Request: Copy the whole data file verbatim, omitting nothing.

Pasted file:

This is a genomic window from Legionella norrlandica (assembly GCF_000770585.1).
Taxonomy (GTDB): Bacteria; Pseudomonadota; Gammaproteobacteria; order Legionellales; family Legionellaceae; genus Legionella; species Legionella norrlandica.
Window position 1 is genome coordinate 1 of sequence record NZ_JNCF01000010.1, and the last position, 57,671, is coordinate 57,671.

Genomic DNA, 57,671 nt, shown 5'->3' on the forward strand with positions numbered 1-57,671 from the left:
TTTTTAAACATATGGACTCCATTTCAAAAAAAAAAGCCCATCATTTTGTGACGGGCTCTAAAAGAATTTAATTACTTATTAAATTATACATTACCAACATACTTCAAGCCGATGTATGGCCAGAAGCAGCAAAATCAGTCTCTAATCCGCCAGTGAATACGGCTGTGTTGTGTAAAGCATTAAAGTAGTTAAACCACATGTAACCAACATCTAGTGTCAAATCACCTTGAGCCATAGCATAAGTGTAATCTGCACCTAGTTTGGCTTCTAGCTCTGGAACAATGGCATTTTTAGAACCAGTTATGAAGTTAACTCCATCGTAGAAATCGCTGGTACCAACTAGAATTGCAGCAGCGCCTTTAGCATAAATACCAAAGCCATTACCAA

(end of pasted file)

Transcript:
This is a genomic window from Legionella norrlandica (assembly GCF_000770585.1).
Taxonomy (GTDB): Bacteria; Pseudomonadota; Gammaproteobacteria; order Legionellales; family Legionellaceae; genus Legionella; species Legionella norrlandica.
Window position 1 is genome coordinate 1 of sequence record NZ_JNCF01000010.1, and the last position, 57,671, is coordinate 57,671.

Genomic DNA, 57,671 nt, shown 5'->3' on the forward strand with positions numbered 1-57,671 from the left:
TTTTTAAACATATGGACTCCATTTCAAAAAAAAAAGCCCATCATTTTGTGACGGGCTCTAAAAGAATTTAATTACTTATTAAATTATACATTACCAACATACTTCAAGCCGATGTATGGCCAGAAGCAGCAAAATCAGTCTCTAATCCGCCAGTGAATACGGCTGTGTTGTGTAAAGCATTAAAGTAGTTAAACCACATGTAACCAACATCTAGTGTCAAATCACCTTGAGCCATAGCATAAGTGTAATCTGCACCTAGTTTGGCTTCTAGCTCTGGAACAATGGCATTTTTAGAACCAGTTATGAAGTTAACTCCATCGTAGAAATCGCTGGTACCAACTAGAATTGCAGCAGCGCCTTTAGCATAAATACCAAAGCCATTACCAA